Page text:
IMDb > Midnight Taxi (1937)

Midnight Taxi (1937) More at IMDbPro »


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Down 42% in popularity this week. See why on IMDbPro.
Borden Chase (based on the story by)
John Patrick (screenplay) ...
View company contact information for Midnight Taxi on IMDbPro.
Release Date:
5 April 1937 (USA) See more »
A federal agent goes to work for a taxi company believing it to be a front for a gang of counterfeiters. Full summary » | Add synopsis »
Plot Keywords:
User Reviews:
Eugene Forde's Best Film See more (4 total) »


  (in credits order) (complete, awaiting verification)

Brian Donlevy ... Charles 'Chick' Gardner

Frances Drake ... Gilda Lee
Alan Dinehart ... Philip Strickland

Sig Ruman ... John B. Rudd

Gilbert Roland ... Flash Dillon

Harold Huber ... Walter 'Lucky' Todd
Paul Stanton ... Agent J. W. McNeary

Lon Chaney Jr. ... Detective Erickson
Russell Hicks ... Barney Flagg

Regis Toomey ... Hilton
rest of cast listed alphabetically:
DeWitt Jennings ... Capt. Wainwright (scenes deleted)

Agnes Ayres ... Society Woman (uncredited)
Joseph E. Bernard ... Copy Reader (uncredited)
Edgar Dearing ... Officer Murray (uncredited)

John Dilson ... Doc Wilson (uncredited)
James Flavin ... Detective McCormick (uncredited)

Creighton Hale ... G-Man (uncredited)
Sherry Hall ... Monte (uncredited)
Eddie Hart ... Detective Morton (uncredited)
Otto Hoffman ... Louie the Tailor (uncredited)
Frank Marlowe ... Sailor (uncredited)

Paul McVey ... Robert Powers - Photograph (uncredited)

Frank Mills ... Gas Station Attendant (uncredited)
Frank O'Connor ... FBI Agent (uncredited)
Lee Phelps ... Chief of Detectives (uncredited)
Arthur Rankin ... Sailor (uncredited)
Pedro Regas ... Dazetta (uncredited)
Jeffrey Sayre ... Buck (uncredited)
Harry Semels ... Joe - Counterman (uncredited)
Harry Strang ... FBI Agent (uncredited)
Zeffie Tilbury ... Mrs. Lane (uncredited)
Hughey White ... Newspaper Vendor (uncredited)
Norman Willis ... Jefferson (uncredited)

Directed by
Eugene Forde 
Writing credits
Borden Chase (based on the story by)

John Patrick (screenplay) &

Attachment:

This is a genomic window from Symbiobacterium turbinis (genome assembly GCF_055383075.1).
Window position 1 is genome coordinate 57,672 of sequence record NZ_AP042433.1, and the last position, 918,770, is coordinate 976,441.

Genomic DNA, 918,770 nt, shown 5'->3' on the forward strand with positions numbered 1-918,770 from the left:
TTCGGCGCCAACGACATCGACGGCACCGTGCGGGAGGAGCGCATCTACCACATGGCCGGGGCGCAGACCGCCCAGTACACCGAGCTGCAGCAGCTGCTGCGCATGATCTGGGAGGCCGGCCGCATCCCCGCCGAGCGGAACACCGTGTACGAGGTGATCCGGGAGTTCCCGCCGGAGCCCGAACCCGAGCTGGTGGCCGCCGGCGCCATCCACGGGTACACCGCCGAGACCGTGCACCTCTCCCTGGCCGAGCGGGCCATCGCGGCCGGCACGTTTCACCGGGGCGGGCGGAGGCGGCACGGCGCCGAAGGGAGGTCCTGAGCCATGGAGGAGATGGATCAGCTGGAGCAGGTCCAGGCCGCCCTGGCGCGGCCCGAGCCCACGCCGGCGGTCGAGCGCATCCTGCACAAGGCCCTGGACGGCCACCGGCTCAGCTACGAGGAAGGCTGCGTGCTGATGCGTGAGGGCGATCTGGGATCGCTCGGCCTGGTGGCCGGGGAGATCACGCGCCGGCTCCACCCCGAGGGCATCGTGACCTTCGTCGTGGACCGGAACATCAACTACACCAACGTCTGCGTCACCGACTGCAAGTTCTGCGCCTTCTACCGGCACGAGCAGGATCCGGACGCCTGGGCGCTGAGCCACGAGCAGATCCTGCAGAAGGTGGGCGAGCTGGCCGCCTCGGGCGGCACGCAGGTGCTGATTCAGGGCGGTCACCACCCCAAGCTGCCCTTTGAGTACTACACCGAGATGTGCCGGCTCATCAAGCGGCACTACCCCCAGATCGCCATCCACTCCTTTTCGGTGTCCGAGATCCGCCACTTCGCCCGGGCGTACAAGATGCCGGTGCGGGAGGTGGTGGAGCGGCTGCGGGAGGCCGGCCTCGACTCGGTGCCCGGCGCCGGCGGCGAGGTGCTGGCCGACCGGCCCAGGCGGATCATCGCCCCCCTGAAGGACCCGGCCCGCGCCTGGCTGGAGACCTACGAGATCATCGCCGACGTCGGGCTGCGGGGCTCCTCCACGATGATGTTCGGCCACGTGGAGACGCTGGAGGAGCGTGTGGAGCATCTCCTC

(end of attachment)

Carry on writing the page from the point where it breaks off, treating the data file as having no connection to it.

Lou Breslow (screenplay)

Produced by
Milton Feld .... associate producer (as Milton H. Feld)
Original Music by
Samuel Kaylin 
Cinematography by
Barney McGill 
Film Editing by
Alfred DeGaetano 
Costume Design by
Herschel McCoy 
Sound Department
S.C. Chapman .... sound
Harry M. Leonard .... sound
Music Department
Samuel Kaylin .... musical director

Production CompaniesDistributors

Additional Details

Also Known As:
73 min
Aspect Ratio:
1.37 : 1 See more »
Sound Mix:
Mono (Western Electric Mirrophonic Recording)
USA:Approved (certificate #3123)

Did You Know?

A nitrate print of this film survives in the UCLA Film and Television Archives, and is not listed for preservation.See more »


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6 out of 6 people found the following review useful.
Eugene Forde's Best Film, 29 April 2009
Author: JohnHowardReid

Two interesting Fox 1937 "B" movies, both starring Brian Donlevy as a cab-driver, are available on a VintageFilmBuff DVD. The better of the two is Midnight Taxi, which has the advantage of a superior support cast in Alan Dinehart at his most menacingly stylish; Harold Huber sans ridiculous accent in one of his most convincing performances (yes, he does overact in one scene, but in that little bit he's supposed to be putting on an act); Gilbert Roland, who makes a surprisingly effective heavy; Sig Rumann, chillingly underplaying his unforgettable entrance; and Frances Drake as our charmingly crooked heroine. I was surprised to note the names Lon Chaney Jr, and Regis Toomey in the end credits. I hadn't noticed them at all, so I ran the movie again. They both play treasury men and in their scenes they are completely shaded by James Flavin and Norman Willis who enjoy just about all the dialogue, plus all the close-ups and all the action. Production values are remarkably high for a "B", and director Eugene Forde has taken advantage of this largess to snap up the pace and super-charge the action. Strikingly moody noirish photography from Barney McGill also helps. John Patrick and Lou Breslow take credit for the snappy script which also supplies some wonderfully vivid dialogue for masterful but little-known players like Harry Semels as the sleazy café proprietor who just manages to beat the rap.

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